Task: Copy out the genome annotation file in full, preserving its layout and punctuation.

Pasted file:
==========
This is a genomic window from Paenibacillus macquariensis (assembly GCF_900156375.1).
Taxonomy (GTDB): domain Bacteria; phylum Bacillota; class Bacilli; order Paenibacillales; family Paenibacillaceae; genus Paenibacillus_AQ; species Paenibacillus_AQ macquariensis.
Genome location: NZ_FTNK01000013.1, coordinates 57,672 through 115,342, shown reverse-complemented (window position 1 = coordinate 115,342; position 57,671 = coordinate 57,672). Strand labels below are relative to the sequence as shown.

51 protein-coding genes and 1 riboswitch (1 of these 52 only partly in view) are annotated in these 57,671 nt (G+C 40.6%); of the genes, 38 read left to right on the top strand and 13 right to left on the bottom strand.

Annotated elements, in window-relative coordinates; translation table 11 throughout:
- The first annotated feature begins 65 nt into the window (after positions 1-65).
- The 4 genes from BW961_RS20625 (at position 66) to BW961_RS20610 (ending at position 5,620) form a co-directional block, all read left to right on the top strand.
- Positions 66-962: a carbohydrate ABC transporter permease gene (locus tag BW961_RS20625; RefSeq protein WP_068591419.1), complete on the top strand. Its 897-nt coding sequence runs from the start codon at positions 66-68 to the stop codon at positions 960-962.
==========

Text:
This is a genomic window from Paenibacillus macquariensis (assembly GCF_900156375.1).
Taxonomy (GTDB): domain Bacteria; phylum Bacillota; class Bacilli; order Paenibacillales; family Paenibacillaceae; genus Paenibacillus_AQ; species Paenibacillus_AQ macquariensis.
Genome location: NZ_FTNK01000013.1, coordinates 57,672 through 115,342, shown reverse-complemented (window position 1 = coordinate 115,342; position 57,671 = coordinate 57,672). Strand labels below are relative to the sequence as shown.

51 protein-coding genes and 1 riboswitch (1 of these 52 only partly in view) are annotated in these 57,671 nt (G+C 40.6%); of the genes, 38 read left to right on the top strand and 13 right to left on the bottom strand.

Annotated elements, in window-relative coordinates; translation table 11 throughout:
- The first annotated feature begins 65 nt into the window (after positions 1-65).
- The 4 genes from BW961_RS20625 (at position 66) to BW961_RS20610 (ending at position 5,620) form a co-directional block, all read left to right on the top strand.
- Positions 66-962: a carbohydrate ABC transporter permease gene (locus tag BW961_RS20625; RefSeq protein WP_068591419.1), complete on the top strand. Its 897-nt coding sequence runs from the start codon at positions 66-68 to the stop codon at positions 960-962.